Virginia Overtime Wage Act
Prior to July, 2021, Virginia had no overtime law on its books. That meant that employers in Virginia compensated their employees using the standards set in the Fair Labor Standards Act (FLSA). Since the enactment of the Virginia Overtime Wage Act, this is still largely the case. The VAOWA references several provisions of the FLSA, but in some key areas it differs in a way that is stricter than the FLSA. Employers should always follow the statute that compensates employees more for their hours, whether it’s a federal or state statute (like how the state minimum wage of Virginia, $11.00 as of the writing of this article, takes precedence over the federal minimum wage of $7.25). In order to fully understand the Virginia Overtime Wage Act, it’s important to highlight the areas where the acts are the same, and the areas where they are different.
Similarities between the Virginia Overtime Wage Act and the Fair Labor Standards Act
The most obvious similarity between the VAOWA and the FLSA is that the VAOWA and the FLSA set compensation for hours worked beyond 40 hours a week to 1½ times the employee’s hourly wage. The VAOWA also has some similar exemptions as the FLSA, citing specific FLSA statutes by reference. The first exemption cited by the VAOWA is 29 U.S.C. § 213(a)(1), the executive, administrative, and professional exemption. Generally speaking, any employee who is employed in an administrative or executive capacity, or at least a majority of their work is administrative or executive, is exempt from both the FLSA and the Virginia Overtime Wage Act. Additionally, any employee who is a professional, which generally means someone employed in a field which requires advanced knowledge and an advanced degree to perform their job. Another exemption to the Virginia Overtime Wage Act that is shared by the FLSA is 29 U.S.C. §§ 213(b)(1). That exemption applies to all commercial motor vehicle transportation. Essentially, if a truck driver is transporting material to be sold or otherwise employed to transport material, that person is exempt from both the Virginia Overtime Wage Act and the FLSA. The final relevant exemption is 213(b)(11) which exempts local delivery drivers from overtime. There is also an exemption for police and fire fighters, but both the state and federal government have different laws regulating overtime for those agencies.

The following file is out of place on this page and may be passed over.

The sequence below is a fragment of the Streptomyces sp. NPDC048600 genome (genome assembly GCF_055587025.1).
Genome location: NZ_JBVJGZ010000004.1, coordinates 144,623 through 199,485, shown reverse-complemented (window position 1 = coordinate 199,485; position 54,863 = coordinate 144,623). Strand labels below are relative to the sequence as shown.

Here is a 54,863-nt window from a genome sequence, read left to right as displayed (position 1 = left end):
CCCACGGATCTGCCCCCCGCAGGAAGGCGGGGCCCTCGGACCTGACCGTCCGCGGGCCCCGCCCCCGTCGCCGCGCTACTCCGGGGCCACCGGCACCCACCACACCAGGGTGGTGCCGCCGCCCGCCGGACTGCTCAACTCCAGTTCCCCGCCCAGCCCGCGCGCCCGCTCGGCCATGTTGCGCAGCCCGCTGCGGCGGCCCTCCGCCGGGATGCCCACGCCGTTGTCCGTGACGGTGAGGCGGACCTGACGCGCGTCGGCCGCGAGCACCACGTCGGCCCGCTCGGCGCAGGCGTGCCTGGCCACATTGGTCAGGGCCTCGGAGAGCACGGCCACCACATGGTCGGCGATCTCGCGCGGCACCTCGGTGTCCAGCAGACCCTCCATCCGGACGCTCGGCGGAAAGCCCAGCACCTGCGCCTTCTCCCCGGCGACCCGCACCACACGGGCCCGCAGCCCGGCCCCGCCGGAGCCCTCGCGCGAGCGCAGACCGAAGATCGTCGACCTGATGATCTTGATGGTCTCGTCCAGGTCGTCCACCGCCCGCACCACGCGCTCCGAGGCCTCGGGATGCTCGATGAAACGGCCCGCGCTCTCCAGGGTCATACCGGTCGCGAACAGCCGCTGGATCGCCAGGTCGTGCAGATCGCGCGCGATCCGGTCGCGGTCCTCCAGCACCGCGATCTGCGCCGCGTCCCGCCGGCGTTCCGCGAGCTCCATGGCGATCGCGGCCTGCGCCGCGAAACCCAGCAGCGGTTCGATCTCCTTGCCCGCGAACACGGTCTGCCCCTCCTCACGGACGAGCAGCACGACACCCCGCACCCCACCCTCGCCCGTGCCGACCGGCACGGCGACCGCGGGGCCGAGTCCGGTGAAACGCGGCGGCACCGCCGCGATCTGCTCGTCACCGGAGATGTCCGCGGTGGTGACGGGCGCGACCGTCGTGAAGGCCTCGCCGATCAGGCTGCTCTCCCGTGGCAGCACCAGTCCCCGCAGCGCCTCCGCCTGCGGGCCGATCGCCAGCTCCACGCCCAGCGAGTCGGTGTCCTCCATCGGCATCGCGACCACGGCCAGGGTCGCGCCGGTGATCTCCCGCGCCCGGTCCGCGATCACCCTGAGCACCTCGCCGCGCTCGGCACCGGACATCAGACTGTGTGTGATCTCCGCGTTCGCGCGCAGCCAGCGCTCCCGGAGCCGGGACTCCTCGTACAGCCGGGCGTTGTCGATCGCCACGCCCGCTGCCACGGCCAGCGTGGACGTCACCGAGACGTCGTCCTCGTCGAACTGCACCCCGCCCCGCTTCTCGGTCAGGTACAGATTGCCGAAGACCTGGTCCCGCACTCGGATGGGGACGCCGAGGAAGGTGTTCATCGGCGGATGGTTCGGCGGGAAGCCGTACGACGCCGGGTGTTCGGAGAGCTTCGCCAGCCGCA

The first major difference is in how they calculate an hourly rate. In the Virginia Overtime Wage Act, the hourly rate for a salaried employee is 1/40th of their weekly rate. So, an employee who earns $800.00 a week would have an hourly rate of $20.00 an hour. That hourly rate is then multiplied by 1½ for an overtime rate of $30.00. So, if that employee worked 45 hours that week, the employee would need to be compensated $950.00 under the VAOWA. The FLSA uses the same calculation, but it also allows alternative means of compensation. Say you pay your employee $800.00 a week regardless of the hours they worked, with the understanding that that is their compensation. If they work more than 40 hours a week, then the FLSA allows for you to compensate them at a rate determined by dividing their weekly compensation by the number of hours they actually worked to find the hourly rate, and then multiplying that by ½ because under the variable pay scale you both agreed on they have already been compensated a wage for those hours. If this employee was also paid $800.00 for a weekly wage, and they worked 45 hours, you would divide $800.00 by 45 hours to find the hourly wage of $17.78. To find the overtime rate, we multiply that by ½, which gives us the overtime rate of $8.89, which results in $844.45 compensation for the work done. However, under the VAOWA, this is not allowable. The only permissible methods for paying overtime is for hourly employees to compensate them for overtime at a rate of 1½ their hourly rate and for salaried employees at a rate of 1/40th of their weekly rate multiplied by 1½. Thus, even if you were in an agreement with your employee that they are compensated regardless of the hours they worked with the expectation that some weeks they work less than 40 and some weeks more, you would still be required to pay any overtime at the same rate as a regular salaried employee.